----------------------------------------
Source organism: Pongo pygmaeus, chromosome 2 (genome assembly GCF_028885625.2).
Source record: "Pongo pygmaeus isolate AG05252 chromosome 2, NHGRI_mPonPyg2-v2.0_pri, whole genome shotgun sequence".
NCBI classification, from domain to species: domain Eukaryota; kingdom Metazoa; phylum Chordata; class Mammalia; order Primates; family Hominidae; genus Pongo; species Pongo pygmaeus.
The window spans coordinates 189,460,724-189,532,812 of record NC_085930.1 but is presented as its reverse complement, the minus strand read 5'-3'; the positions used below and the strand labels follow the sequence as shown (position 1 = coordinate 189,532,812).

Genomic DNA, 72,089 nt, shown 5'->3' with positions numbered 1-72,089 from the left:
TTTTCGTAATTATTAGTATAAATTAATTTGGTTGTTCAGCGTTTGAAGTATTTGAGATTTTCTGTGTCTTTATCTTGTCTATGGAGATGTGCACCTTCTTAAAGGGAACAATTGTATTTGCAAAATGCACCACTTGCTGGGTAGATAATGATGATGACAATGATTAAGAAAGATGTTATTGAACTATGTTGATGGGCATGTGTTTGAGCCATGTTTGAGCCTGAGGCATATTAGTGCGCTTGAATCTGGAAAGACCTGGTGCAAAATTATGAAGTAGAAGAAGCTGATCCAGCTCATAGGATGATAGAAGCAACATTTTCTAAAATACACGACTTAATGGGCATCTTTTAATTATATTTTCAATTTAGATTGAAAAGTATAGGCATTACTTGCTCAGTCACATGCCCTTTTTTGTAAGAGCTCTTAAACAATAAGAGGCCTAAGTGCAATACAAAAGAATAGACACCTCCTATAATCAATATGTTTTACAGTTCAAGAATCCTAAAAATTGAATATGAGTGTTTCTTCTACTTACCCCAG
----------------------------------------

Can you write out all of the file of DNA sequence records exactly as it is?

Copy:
Source organism: Pongo pygmaeus, chromosome 2 (genome assembly GCF_028885625.2).
Source record: "Pongo pygmaeus isolate AG05252 chromosome 2, NHGRI_mPonPyg2-v2.0_pri, whole genome shotgun sequence".
NCBI classification, from domain to species: domain Eukaryota; kingdom Metazoa; phylum Chordata; class Mammalia; order Primates; family Hominidae; genus Pongo; species Pongo pygmaeus.
The window spans coordinates 189,460,724-189,532,812 of record NC_085930.1 but is presented as its reverse complement, the minus strand read 5'-3'; the positions used below and the strand labels follow the sequence as shown (position 1 = coordinate 189,532,812).

Genomic DNA, 72,089 nt, shown 5'->3' with positions numbered 1-72,089 from the left:
TTTTCGTAATTATTAGTATAAATTAATTTGGTTGTTCAGCGTTTGAAGTATTTGAGATTTTCTGTGTCTTTATCTTGTCTATGGAGATGTGCACCTTCTTAAAGGGAACAATTGTATTTGCAAAATGCACCACTTGCTGGGTAGATAATGATGATGACAATGATTAAGAAAGATGTTATTGAACTATGTTGATGGGCATGTGTTTGAGCCATGTTTGAGCCTGAGGCATATTAGTGCGCTTGAATCTGGAAAGACCTGGTGCAAAATTATGAAGTAGAAGAAGCTGATCCAGCTCATAGGATGATAGAAGCAACATTTTCTAAAATACACGACTTAATGGGCATCTTTTAATTATATTTTCAATTTAGATTGAAAAGTATAGGCATTACTTGCTCAGTCACATGCCCTTTTTTGTAAGAGCTCTTAAACAATAAGAGGCCTAAGTGCAATACAAAAGAATAGACACCTCCTATAATCAATATGTTTTACAGTTCAAGAATCCTAAAAATTGAATATGAGTGTTTCTTCTACTTACCCCAG